Now that I have calmed down a little, after winning the title, I have decided to publish the winning recipe of the main course; it has already done the trick for me, I think it’s your turn now! This will be followed by the side dish and finally the rice, so please watch the space!
I have used the same language as if I am making it myself, rather that instruction style. At the end, I have also provided the nutritional information, as I believe a curry shouldn’t be unhealthy! I am sure that you will enjoy making and savouring it:
Shimla Chicken (Bone-in) – medium hot (GF)
Moving away from the usual boneless British curry scene, I have gone for on-the-bone chicken! It is a traditional, rustic, very spicy and delicious curry. Shimla is a northern Indian city, which also was the summer capital of British India. This curry is inspired from this city and the green pepper used in it is also called ‘Shimla Mirch’.
It is prepared with an array of different fragrant spices and with little oil.
Equally delightful with Pullao, naan or roti!
• 425g whole bone-in chicken; disarticulated at joints (as I do them myself). You can buy it already pieced
• 2 large onions, 3 Tomatoes, 1 green pepper (Shimla Mirch), 3-4 Green Chillies
• 2 sq cm piece of Ginger julienned, 4 cloves of Garlic crushed
• ½ teaspoonful of ground turmeric
• A small pinch of cumin, nigella seeds, cinnamon powder, nutmeg powder, aniseeds
• 2-3 cloves, small cinnamon stick, few chili flakes
• Salt (to taste); roughly two pinches (800 mg of sodium chloride or 1/8 teaspoon)
• Finely chopped fresh coriander, freshly milled Black Pepper for garnish (Trivia: it is the world’s most traded spice)
• 20 ml of Extra Virgin Olive Oil
My health tip: I painstakingly remove all visible fat from the chicken, to keep it as lean and healthy as possible. With a pair of forceps, I pick up every little bit of fat and even fibrous connective tissue between muscle compartments and using the sharpest knife in my kitchen, I carve it off! It can be a little tedious, but is worth the effort.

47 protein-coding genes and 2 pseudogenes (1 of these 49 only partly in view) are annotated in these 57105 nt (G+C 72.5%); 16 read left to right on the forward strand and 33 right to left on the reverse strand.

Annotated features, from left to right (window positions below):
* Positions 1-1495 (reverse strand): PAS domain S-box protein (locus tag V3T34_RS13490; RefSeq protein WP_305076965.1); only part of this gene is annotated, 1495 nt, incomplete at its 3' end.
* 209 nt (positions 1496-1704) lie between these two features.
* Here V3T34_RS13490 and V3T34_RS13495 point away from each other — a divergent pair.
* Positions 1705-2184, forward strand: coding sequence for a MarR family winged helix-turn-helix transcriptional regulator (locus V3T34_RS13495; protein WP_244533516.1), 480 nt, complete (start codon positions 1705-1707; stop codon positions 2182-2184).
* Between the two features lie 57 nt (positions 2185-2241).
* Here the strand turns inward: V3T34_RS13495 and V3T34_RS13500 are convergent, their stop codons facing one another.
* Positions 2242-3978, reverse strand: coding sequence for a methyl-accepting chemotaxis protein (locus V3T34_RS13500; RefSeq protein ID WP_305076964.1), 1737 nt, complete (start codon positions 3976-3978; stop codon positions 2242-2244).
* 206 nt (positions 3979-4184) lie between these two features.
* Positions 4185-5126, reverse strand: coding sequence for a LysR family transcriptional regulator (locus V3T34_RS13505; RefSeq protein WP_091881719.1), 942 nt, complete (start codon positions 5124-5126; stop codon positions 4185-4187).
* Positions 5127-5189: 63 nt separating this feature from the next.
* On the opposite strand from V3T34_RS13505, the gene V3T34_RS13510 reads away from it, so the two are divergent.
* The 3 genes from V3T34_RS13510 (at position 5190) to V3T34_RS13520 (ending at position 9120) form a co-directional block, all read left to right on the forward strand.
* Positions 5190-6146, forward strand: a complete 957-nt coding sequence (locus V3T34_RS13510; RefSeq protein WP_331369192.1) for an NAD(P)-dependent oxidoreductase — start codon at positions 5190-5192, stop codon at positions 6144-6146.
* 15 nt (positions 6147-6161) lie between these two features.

My taste/appearance tip: I thoroughly and scrupulously wash it, up to a dozen times! This helps in eliminating most of myoglobin and haemoglobin, the red pigment contained in the muscle fibres!
1 I seal the meat in hot oil, in a pan, for about a minute or two. Once sealed, I remove the chicken, add onions, garlic and half of the ginger; sautéing it for about 5 minutes
2 I add the turmeric, salt and all the spices cooking ‘til almost a sauce is formed. I roast the pepper separately, on an open flame
3 Then I add the chicken and tomatoes. I cook it further, until tomatoes soften. At this stage I add pepper and green chillies; half the fresh coriander and rest of the ginger, saving a few for garnish.
4 I lower the heat and with the lid on, simmer for another 5-10 minutes, or until the right consistency is achieved.
5 I rest it in the pan for at least 15 minutes before serving. My garnish is a little freshly milled black pepper, couple of remaining green chilli slices and the few ginger juliennes.
Calories: 620 (24% men; 31% women), protein: 53g (100% RDI), fat: 20g (27% RDI), saturated 4g, polyunsaturated 17g, carbohydrate: 14g (5%), Cholesterol 78mg (24% RDI), fibre: 7g (28%), (Sodium: 950mg (41%),
Potassium: 990mg (21%), Phosphorus: 70mg (7%), Magnesium: 35mg (8%), Calcium: 30mg (3%), Iron: 2.2mg (13%), Zinc: 7mg (46%), Vit A: 2,500 IU (50%), Vit B12: 4.2microg (70%), Vit C: 42mg (70%), Vit D: 2.8mg (100%)Based on portion of 180g meat (rest is bone!), 20 ml olive oil and the other uncooked ingredients
RDI: Recommended Daily Intake. GF: Gluten Free
Please note: Although all values are rounded up to the nearest decimal point, extremely careful and rather exhaustive mathematical calculations have been undertaken to achieve as accurate values as possible, per gram of each ingredient.
No direct chemical examinations have been performed on this dish!